Working environments

A recipe for mediocrity

By Judy Robertson and Derek Jones

WARNING: This is an ‘anti-recipe’ (read with an ironic voice-over in your head).


Do you want to stifle your researchers’ creativity? Stunt their intellectual growth? Foster apathy where possible? Follow these few simple steps and mediocrity will be yours.

The principal aim of these ingredients is to remove agency from the users of a space – you don’t want agency if you want a predictable, controlled environment (Bandura, 2000). This also avoids any possibility of interesting adaption of space to suit users’ purposes or to enrich their relationships with a place (Brand, 1995).

We concur wholeheartedly with Tschumi’s (1994) statement: “There is the violence that all individuals inflict on spaces by their very presence, by their intrusion into the controlled order of architecture. Entering a building […] violates the balance of a precisely ordered geometry (do architectural photographs ever include runners, fighters, lovers?).   […] The body disturbs the purity of architectural order” (1994, p. 123).



  • Inflexibility
  • Tins of beige paint
  • Breeze block walls
  • Procedures in place of values
  • A Building Management System (BMS)


  1. Paint all the walls in the institution the same colour, preferably beige. Refuse to change this under any circumstances.
  2. Form a committee which must convene every time someone wants to pin paper on a wall.
  3. Lock all windows and remove the keys, or if possible install windows which can’t be opened.  Ideally, of course, there should be no windows at all – it helps the concentration.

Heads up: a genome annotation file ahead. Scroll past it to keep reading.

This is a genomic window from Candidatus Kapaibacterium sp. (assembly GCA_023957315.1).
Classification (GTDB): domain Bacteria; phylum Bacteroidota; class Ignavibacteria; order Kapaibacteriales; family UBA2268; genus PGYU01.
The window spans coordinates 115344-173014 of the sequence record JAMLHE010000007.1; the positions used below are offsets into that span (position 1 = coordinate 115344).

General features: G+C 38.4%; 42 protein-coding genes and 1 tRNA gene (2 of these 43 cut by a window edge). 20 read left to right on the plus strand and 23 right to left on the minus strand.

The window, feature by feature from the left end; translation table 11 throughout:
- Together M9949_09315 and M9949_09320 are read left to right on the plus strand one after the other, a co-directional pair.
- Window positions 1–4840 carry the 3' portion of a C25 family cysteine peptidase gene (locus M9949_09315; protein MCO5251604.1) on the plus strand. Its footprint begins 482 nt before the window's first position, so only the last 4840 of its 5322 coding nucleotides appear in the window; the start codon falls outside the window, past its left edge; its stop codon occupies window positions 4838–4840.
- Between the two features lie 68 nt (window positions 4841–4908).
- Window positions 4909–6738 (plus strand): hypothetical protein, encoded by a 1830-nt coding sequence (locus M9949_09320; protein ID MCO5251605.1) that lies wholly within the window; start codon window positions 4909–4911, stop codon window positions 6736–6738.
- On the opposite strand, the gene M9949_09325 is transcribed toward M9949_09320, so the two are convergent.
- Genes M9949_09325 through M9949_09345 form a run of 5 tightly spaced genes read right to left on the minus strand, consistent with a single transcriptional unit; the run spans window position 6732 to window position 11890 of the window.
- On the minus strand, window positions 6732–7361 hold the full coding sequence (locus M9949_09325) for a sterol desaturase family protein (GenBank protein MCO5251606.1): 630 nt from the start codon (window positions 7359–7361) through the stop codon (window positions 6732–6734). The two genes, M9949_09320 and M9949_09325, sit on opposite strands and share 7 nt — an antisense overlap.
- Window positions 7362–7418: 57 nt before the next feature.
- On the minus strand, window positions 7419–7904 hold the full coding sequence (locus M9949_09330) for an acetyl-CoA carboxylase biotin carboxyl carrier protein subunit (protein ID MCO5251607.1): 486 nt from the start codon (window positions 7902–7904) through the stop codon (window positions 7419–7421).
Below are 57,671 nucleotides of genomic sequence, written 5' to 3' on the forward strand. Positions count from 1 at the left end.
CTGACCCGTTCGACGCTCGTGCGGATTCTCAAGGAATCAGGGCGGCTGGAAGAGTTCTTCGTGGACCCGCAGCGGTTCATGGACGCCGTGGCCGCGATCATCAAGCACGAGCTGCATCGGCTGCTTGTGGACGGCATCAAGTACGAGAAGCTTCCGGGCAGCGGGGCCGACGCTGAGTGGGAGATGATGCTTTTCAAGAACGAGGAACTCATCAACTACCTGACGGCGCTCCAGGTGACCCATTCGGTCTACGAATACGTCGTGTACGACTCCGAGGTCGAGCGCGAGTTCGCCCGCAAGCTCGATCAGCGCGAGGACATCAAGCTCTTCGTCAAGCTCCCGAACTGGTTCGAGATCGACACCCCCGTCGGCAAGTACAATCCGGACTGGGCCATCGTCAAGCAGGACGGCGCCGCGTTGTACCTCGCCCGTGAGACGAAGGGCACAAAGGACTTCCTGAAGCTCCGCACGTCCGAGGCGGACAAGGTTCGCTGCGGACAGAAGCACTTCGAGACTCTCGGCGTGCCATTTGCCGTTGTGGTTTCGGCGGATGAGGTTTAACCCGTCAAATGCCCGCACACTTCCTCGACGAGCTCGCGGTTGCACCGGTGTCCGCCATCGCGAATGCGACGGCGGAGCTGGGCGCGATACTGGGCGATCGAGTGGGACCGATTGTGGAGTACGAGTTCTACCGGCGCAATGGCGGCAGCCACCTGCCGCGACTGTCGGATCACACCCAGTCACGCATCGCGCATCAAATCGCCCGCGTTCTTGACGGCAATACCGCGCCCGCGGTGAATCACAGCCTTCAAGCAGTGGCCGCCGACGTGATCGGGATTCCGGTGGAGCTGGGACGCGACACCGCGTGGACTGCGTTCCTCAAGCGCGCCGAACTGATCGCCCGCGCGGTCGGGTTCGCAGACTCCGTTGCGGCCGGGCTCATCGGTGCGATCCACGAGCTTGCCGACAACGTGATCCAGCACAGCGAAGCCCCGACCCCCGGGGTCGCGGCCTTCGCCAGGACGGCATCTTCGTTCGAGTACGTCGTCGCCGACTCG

4. Automate all decisions about temperature or air quality, and if this is not possible then make sure that thermostats are controlled remotely by someone who doesn’t work in the building. The aim is to prevent building inhabitants from working in conditions they find comfortable. We applaud the Scottish Enterprise building in Bothwell Street, Glasgow, (now, alas, defunct) where the temperature was quite properly controlled by the ambient temperature in Manchester much further south.
  5. Decorate the walls with passive-aggressive notices spelling out exactly what people must or must not do to preserve the building in its pristine state.
  6. Ensure that you forget that the whole purpose of buildings is for people to use them. This is easily done by separating the management of buildings from the users and ensuring that the management is only concerned with the fabric, not the purpose of the building.
  7. Appoint building managers and administrators who love the building more than people, and can therefore be guaranteed to follow your policies rigorously. Impress upon them that their job is to protect the building from the infestation of people who are allegedly necessary for the university’s core business.
  8. Ensure that you have a fully automated Building Management System that ‘cannot possibly go wrong’. That way, when people observe that the building is overheating you can ignore this feedback and rely on a system to provide you with the ‘truth’.

Notes on ingredients

Serve with a pinch of salt.


Be careful – if you aim for mediocrity, you might easily achieve dangerous levels of unhappiness. This might in turn lead to ‘having to do something about it’. So aim for it being not bad enough to do something about, but bad enough to have an effect.

BITE: Recipes for Remarkable Research is available in paperback, hardback and as Open Access from:

Sense Publishers: Paperback | Hardcover | Free Open Access
Amazon: Paperback | Hardcover
Barnes & Noble: Paperback | Hardcover

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